I wrote recently about the 5,4,3,2,1 exercise that Captain Tom Bunn describes in his book Soar and quite a few people have told me how they have successfully used it, not for flying but for other tricky experiences where our nerves can make life hell. Making Christmas Dinner under your mother-in-law’s critical eye. Driving on the motorway when you don’t like motorways. Waiting for an interview or an audition. Asking for a pay-rise. This simple exercise can interrupt the production of adrenaline which fear produces but which isn’t needed in those situations. Famously adrenaline is invaluable when you meet a tiger in the jungle. It give you the oomph to run away faster than you ever knew you could. However situations where no running away is going to be possible, all it does is wind you up, freeze your brain so you can’t answer simple questions and ruin your breath control so you can’t control your voice. Its effect is also cumulative. If the body cannot discharge or use up the adrenaline by direct action (shouting, running away, hitting someone) it builds up and the message gets through that there really is an emergency and more adrenaline is needed!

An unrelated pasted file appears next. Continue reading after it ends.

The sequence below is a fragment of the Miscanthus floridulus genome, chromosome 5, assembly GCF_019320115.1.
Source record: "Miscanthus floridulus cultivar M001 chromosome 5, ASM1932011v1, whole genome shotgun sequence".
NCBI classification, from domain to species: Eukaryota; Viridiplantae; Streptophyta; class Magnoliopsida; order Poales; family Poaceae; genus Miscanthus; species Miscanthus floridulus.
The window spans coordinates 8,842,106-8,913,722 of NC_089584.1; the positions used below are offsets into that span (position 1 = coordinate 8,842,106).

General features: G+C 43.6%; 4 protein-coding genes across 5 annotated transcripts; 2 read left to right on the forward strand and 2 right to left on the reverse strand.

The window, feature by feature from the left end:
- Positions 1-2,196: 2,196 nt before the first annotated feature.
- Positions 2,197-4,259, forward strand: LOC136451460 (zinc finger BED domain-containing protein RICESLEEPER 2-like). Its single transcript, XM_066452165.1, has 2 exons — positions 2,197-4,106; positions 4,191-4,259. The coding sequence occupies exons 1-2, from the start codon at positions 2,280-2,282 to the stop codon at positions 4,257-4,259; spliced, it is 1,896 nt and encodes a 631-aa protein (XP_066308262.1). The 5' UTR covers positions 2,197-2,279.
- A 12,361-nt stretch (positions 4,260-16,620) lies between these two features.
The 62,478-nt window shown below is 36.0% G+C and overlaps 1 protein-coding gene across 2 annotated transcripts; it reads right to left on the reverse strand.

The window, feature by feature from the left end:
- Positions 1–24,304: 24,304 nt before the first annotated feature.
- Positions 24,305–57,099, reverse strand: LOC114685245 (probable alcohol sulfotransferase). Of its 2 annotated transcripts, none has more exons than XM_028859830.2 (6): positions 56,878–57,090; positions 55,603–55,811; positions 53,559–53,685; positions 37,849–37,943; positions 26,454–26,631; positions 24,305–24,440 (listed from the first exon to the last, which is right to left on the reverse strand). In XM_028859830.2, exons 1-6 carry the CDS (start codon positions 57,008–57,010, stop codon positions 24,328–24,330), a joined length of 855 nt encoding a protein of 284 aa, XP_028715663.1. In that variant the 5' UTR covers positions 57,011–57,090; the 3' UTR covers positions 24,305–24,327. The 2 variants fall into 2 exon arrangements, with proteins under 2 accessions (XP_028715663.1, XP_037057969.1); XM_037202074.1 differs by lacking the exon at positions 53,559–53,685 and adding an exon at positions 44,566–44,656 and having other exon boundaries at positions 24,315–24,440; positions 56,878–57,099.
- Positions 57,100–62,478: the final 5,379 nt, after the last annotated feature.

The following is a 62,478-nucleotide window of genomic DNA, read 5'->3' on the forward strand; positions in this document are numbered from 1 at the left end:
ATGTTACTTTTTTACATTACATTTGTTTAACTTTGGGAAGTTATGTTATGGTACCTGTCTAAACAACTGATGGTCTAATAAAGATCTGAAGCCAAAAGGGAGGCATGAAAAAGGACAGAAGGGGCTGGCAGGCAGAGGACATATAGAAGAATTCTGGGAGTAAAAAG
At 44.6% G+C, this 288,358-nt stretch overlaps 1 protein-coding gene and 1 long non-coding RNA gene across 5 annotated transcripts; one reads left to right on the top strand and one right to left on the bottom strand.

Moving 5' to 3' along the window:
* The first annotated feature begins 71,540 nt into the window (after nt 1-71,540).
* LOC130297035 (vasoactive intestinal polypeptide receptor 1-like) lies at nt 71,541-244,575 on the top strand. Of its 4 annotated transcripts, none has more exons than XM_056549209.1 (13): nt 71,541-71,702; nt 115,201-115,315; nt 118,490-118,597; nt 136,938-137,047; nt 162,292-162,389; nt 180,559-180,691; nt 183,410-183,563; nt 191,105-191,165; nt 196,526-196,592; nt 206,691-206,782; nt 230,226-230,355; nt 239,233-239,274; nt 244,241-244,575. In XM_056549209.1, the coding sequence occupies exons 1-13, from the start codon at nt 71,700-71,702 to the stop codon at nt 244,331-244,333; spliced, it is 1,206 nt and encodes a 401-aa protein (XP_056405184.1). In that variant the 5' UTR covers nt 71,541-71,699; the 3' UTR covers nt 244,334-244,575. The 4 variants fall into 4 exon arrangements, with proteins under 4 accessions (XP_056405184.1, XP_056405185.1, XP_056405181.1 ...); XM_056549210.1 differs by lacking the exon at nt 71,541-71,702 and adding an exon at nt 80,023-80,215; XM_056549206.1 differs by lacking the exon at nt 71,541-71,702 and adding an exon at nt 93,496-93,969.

Today I have come back to tell you about Captain Tom’s other seminal exercise, designed for nervous flyers (read terrified) for whom other approaches have not worked. I can testify that this has brought my flying experience (six flights in the last 9 months and counting) well within the realm of bearable, sometimes even fun. It has also come into its own at the dentist’s and for you there may be other areas of your life where terror tends to win over common sense because the body is out of your control.
The second exercise is called the Strengthening Exercise and you need to practise it once or twice to learn it and then for a week or so before the challenging experience is coming up. (Incidentally you don’t need a week. I had two days and trust me, it works.) It is hard to believe that it will work for you but if you take a peek at the Fear of Flying website you will see hundreds of testimonials from people who didn’t believe it would work for them but did the exercise anyway (desperation is a great motivator) and now fly confidently.